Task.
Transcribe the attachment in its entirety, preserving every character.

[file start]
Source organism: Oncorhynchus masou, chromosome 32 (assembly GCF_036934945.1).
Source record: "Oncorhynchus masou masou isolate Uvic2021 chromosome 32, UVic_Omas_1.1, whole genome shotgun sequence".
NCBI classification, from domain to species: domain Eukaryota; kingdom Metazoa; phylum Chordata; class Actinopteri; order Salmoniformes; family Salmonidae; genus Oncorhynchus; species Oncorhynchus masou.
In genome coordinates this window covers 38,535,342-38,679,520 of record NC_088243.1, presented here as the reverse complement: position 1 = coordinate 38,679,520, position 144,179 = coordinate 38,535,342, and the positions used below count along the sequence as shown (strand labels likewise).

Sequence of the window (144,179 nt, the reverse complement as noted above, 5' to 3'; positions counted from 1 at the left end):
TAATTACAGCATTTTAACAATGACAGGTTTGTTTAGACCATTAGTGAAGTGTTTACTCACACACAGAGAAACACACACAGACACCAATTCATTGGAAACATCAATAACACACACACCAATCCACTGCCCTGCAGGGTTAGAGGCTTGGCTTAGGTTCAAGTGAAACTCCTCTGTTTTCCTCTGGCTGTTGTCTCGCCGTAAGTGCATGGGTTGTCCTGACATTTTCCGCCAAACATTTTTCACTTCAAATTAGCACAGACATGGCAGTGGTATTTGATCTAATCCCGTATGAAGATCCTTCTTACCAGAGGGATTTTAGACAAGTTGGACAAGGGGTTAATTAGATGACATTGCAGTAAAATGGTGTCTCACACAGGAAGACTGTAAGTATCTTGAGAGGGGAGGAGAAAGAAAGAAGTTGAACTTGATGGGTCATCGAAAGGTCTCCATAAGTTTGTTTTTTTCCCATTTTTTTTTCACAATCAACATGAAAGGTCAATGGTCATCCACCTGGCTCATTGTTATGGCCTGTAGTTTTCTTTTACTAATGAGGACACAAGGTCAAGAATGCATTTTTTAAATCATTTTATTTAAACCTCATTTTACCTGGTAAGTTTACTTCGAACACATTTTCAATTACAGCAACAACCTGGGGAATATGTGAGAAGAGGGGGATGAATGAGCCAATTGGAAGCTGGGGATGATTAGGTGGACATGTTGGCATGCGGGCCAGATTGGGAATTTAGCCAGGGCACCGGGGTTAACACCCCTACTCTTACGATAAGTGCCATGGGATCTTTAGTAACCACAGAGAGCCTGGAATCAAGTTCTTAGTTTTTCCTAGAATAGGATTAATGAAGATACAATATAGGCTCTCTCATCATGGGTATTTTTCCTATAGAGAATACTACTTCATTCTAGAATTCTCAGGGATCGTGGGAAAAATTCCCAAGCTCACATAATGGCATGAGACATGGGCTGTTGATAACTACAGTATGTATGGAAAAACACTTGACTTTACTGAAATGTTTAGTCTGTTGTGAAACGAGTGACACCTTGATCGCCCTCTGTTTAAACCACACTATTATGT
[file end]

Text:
Source organism: Oncorhynchus masou, chromosome 32 (assembly GCF_036934945.1).
Source record: "Oncorhynchus masou masou isolate Uvic2021 chromosome 32, UVic_Omas_1.1, whole genome shotgun sequence".
NCBI classification, from domain to species: domain Eukaryota; kingdom Metazoa; phylum Chordata; class Actinopteri; order Salmoniformes; family Salmonidae; genus Oncorhynchus; species Oncorhynchus masou.
In genome coordinates this window covers 38,535,342-38,679,520 of record NC_088243.1, presented here as the reverse complement: position 1 = coordinate 38,679,520, position 144,179 = coordinate 38,535,342, and the positions used below count along the sequence as shown (strand labels likewise).

Sequence of the window (144,179 nt, the reverse complement as noted above, 5' to 3'; positions counted from 1 at the left end):
TAATTACAGCATTTTAACAATGACAGGTTTGTTTAGACCATTAGTGAAGTGTTTACTCACACACAGAGAAACACACACAGACACCAATTCATTGGAAACATCAATAACACACACACCAATCCACTGCCCTGCAGGGTTAGAGGCTTGGCTTAGGTTCAAGTGAAACTCCTCTGTTTTCCTCTGGCTGTTGTCTCGCCGTAAGTGCATGGGTTGTCCTGACATTTTCCGCCAAACATTTTTCACTTCAAATTAGCACAGACATGGCAGTGGTATTTGATCTAATCCCGTATGAAGATCCTTCTTACCAGAGGGATTTTAGACAAGTTGGACAAGGGGTTAATTAGATGACATTGCAGTAAAATGGTGTCTCACACAGGAAGACTGTAAGTATCTTGAGAGGGGAGGAGAAAGAAAGAAGTTGAACTTGATGGGTCATCGAAAGGTCTCCATAAGTTTGTTTTTTTCCCATTTTTTTTTCACAATCAACATGAAAGGTCAATGGTCATCCACCTGGCTCATTGTTATGGCCTGTAGTTTTCTTTTACTAATGAGGACACAAGGTCAAGAATGCATTTTTTAAATCATTTTATTTAAACCTCATTTTACCTGGTAAGTTTACTTCGAACACATTTTCAATTACAGCAACAACCTGGGGAATATGTGAGAAGAGGGGGATGAATGAGCCAATTGGAAGCTGGGGATGATTAGGTGGACATGTTGGCATGCGGGCCAGATTGGGAATTTAGCCAGGGCACCGGGGTTAACACCCCTACTCTTACGATAAGTGCCATGGGATCTTTAGTAACCACAGAGAGCCTGGAATCAAGTTCTTAGTTTTTCCTAGAATAGGATTAATGAAGATACAATATAGGCTCTCTCATCATGGGTATTTTTCCTATAGAGAATACTACTTCATTCTAGAATTCTCAGGGATCGTGGGAAAAATTCCCAAGCTCACATAATGGCATGAGACATGGGCTGTTGATAACTACAGTATGTATGGAAAAACACTTGACTTTACTGAAATGTTTAGTCTGTTGTGAAACGAGTGACACCTTGATCGCCCTCTGTTTAAACCACACTATTATGT